German airline Lufthansa has unveiled plans for luxurious new first-class cabins with double beds and closable doors.
‘Suite Plus’ cabins come with a large table, a wardrobe, an entertainment system, and two wide seats that can be combined into a bed. The cabin can be made completely private with a floor-to-ceiling door.
Passengers flying in this class will also be served a gourmet menu at a time of their choosing.
“The First Class Suite Plus conveys the feeling of privacy and individuality similar to a hotel room – only at an altitude of eleven kilometres,” explained Lufthansa CEO Jens Ritter at the product’s launch in Berlin on 28 February.
The cabins will be introduced in 2024 on the airline’s new Airbus A350s. They are part of its €2.5 billion long-haul revamp dubbed ‘Lufthansa Allegris’.
As well as upgrading its seat offerings, Lufthansa is modernising its fleet, which will cut fuel use and emissions. It is investing in new long-haul aircraft, including ‘Dreamliners’ that will consume up to 30 percent less fuel than the previous model.
How does first class compare to economy?
Lufthansa introduced its new Premium Economy offering in spring 2022. It features increased leg room and the ability to lean back further without affecting the person behind you thanks to the seat being encased in a hard shell.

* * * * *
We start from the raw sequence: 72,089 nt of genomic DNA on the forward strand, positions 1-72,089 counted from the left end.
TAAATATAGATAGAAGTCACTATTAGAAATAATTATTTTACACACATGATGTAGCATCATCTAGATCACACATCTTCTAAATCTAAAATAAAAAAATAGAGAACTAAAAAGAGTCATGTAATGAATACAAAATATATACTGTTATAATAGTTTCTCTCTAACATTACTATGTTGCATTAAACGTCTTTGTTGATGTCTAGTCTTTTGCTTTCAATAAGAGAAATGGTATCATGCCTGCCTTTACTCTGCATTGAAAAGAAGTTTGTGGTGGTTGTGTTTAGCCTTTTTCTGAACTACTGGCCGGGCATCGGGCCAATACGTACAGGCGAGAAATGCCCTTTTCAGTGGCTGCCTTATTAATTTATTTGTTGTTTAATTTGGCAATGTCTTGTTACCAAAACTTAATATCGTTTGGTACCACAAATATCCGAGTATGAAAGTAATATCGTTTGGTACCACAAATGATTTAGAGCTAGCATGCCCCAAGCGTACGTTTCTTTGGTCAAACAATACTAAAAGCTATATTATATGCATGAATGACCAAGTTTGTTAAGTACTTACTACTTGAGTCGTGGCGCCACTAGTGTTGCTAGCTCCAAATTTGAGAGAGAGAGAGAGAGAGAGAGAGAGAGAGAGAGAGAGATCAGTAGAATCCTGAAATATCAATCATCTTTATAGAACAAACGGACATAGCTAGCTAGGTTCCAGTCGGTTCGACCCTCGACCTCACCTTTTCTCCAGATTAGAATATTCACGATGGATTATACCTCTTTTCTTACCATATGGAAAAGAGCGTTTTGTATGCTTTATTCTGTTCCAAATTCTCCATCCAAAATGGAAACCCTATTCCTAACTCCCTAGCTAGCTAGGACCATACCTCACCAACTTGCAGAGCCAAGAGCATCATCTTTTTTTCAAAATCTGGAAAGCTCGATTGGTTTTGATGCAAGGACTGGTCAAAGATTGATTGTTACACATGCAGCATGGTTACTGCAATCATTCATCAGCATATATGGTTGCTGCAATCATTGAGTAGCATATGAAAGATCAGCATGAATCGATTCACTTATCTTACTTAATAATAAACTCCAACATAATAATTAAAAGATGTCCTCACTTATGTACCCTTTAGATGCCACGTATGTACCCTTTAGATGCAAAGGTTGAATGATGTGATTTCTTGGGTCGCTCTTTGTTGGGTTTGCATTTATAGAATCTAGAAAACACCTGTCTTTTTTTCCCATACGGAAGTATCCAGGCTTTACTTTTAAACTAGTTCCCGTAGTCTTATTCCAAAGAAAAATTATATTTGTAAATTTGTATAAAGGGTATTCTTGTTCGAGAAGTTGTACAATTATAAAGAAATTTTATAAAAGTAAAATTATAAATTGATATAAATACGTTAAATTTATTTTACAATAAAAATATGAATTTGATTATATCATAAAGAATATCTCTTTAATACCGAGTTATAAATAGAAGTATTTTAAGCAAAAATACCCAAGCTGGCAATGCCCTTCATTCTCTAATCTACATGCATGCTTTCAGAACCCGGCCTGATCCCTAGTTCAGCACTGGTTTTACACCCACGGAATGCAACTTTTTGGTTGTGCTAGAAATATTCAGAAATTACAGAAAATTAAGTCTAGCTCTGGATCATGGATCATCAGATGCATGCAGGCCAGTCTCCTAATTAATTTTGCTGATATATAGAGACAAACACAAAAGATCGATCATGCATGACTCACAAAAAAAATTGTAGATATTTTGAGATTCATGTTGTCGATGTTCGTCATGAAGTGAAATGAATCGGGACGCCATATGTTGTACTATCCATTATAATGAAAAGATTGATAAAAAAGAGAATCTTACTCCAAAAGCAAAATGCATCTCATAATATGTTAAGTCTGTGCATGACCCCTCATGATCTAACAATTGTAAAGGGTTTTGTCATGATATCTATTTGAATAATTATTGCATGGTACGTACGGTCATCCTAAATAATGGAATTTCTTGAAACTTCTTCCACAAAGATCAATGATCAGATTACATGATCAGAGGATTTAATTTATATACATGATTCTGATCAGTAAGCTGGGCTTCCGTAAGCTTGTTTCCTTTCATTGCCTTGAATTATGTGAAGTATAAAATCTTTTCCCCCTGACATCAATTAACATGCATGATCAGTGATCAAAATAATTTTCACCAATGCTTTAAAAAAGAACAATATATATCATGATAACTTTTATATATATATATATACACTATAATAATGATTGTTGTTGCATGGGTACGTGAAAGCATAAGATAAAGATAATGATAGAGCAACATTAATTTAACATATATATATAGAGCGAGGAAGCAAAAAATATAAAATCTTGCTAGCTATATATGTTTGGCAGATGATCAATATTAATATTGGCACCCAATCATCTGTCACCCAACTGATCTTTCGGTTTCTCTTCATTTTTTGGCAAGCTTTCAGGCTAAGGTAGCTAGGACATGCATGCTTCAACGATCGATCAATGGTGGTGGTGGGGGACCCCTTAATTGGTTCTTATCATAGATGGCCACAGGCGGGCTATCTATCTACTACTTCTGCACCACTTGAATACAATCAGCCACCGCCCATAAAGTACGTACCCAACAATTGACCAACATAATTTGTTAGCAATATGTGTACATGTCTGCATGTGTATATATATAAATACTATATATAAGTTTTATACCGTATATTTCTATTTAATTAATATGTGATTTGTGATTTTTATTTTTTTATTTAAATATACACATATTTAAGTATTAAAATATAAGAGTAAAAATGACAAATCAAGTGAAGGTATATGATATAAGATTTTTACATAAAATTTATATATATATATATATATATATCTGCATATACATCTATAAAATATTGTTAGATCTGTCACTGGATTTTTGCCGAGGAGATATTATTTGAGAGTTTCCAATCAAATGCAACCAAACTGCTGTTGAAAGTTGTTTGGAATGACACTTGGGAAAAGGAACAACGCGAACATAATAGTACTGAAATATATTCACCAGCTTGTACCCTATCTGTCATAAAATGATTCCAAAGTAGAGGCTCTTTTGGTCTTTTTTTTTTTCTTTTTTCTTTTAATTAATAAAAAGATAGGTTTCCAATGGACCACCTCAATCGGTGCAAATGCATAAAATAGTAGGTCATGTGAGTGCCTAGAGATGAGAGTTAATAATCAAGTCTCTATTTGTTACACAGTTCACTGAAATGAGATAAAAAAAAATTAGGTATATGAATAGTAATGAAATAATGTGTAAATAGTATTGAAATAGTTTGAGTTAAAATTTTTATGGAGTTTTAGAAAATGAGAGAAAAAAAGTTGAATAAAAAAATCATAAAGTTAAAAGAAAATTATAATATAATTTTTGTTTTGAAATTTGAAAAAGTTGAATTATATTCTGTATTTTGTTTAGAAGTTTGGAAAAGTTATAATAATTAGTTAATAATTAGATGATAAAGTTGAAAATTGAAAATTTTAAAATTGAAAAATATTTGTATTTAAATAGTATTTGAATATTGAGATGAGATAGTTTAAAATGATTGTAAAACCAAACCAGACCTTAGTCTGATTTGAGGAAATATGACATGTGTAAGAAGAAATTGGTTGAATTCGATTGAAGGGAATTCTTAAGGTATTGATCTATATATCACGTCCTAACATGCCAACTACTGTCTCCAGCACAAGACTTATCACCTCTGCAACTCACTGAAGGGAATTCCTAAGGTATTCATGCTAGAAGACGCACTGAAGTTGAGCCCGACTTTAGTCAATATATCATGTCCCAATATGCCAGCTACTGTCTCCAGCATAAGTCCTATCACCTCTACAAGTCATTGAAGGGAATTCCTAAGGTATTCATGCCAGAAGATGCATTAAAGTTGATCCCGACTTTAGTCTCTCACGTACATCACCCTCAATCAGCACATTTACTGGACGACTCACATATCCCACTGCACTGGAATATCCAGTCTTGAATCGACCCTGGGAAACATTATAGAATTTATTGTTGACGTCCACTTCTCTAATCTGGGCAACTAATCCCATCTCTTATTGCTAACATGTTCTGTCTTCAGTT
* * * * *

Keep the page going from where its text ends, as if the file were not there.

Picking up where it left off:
Although it doesn’t quite match up to the luxury of first class, flying economy is not only cheaper but is far better for the environment. This is because it takes up less space, thereby increasing the capacity of the plane and decreasing each passenger’s individual emissions.
While calculations vary, a 2019 report by the International Council on Clean Transportation (ICCT) estimated that “premium passengers on a regional aircraft are apportioned 2.6 times more CO2 per kilometre than a passenger in economy.”
With first class cabins becoming more spacious, this figure could be even greater.
If you really want to reduce your carbon footprint, why not take the train to your next destination instead?
Europe is investing heavily in rail infrastructure. Long-distance train travel is becoming cheaper, faster and greener than ever before, meaning there’s never been a better time to go flight free.